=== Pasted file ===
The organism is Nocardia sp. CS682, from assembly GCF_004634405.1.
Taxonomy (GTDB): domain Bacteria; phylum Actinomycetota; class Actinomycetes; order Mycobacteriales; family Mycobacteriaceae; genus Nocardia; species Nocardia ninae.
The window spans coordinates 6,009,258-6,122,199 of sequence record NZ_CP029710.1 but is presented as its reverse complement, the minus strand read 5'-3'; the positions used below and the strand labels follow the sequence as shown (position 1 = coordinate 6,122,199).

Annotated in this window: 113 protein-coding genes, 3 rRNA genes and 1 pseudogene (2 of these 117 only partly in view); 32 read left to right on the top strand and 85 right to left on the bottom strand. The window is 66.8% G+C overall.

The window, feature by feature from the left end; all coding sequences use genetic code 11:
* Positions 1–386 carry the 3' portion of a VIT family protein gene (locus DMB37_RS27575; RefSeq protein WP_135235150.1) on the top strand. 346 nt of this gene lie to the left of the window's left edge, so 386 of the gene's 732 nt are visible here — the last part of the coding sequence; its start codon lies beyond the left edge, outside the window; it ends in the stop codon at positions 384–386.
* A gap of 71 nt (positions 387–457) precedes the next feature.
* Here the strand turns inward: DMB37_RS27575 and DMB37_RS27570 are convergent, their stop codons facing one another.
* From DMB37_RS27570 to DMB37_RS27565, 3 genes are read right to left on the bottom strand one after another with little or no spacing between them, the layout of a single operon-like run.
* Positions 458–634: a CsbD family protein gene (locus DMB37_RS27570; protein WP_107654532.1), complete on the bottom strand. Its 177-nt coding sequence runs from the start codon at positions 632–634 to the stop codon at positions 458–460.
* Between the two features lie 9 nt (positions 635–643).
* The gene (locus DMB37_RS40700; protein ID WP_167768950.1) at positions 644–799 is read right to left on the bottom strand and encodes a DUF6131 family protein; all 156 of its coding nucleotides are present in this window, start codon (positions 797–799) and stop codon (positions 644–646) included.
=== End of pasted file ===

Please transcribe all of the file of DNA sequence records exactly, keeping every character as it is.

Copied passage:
The organism is Nocardia sp. CS682, from assembly GCF_004634405.1.
Taxonomy (GTDB): domain Bacteria; phylum Actinomycetota; class Actinomycetes; order Mycobacteriales; family Mycobacteriaceae; genus Nocardia; species Nocardia ninae.
The window spans coordinates 6,009,258-6,122,199 of sequence record NZ_CP029710.1 but is presented as its reverse complement, the minus strand read 5'-3'; the positions used below and the strand labels follow the sequence as shown (position 1 = coordinate 6,122,199).

Annotated in this window: 113 protein-coding genes, 3 rRNA genes and 1 pseudogene (2 of these 117 only partly in view); 32 read left to right on the top strand and 85 right to left on the bottom strand. The window is 66.8% G+C overall.

The window, feature by feature from the left end; all coding sequences use genetic code 11:
* Positions 1–386 carry the 3' portion of a VIT family protein gene (locus DMB37_RS27575; RefSeq protein WP_135235150.1) on the top strand. 346 nt of this gene lie to the left of the window's left edge, so 386 of the gene's 732 nt are visible here — the last part of the coding sequence; its start codon lies beyond the left edge, outside the window; it ends in the stop codon at positions 384–386.
* A gap of 71 nt (positions 387–457) precedes the next feature.
* Here the strand turns inward: DMB37_RS27575 and DMB37_RS27570 are convergent, their stop codons facing one another.
* From DMB37_RS27570 to DMB37_RS27565, 3 genes are read right to left on the bottom strand one after another with little or no spacing between them, the layout of a single operon-like run.
* Positions 458–634: a CsbD family protein gene (locus DMB37_RS27570; protein WP_107654532.1), complete on the bottom strand. Its 177-nt coding sequence runs from the start codon at positions 632–634 to the stop codon at positions 458–460.
* Between the two features lie 9 nt (positions 635–643).
* The gene (locus DMB37_RS40700; protein ID WP_167768950.1) at positions 644–799 is read right to left on the bottom strand and encodes a DUF6131 family protein; all 156 of its coding nucleotides are present in this window, start codon (positions 797–799) and stop codon (positions 644–646) included.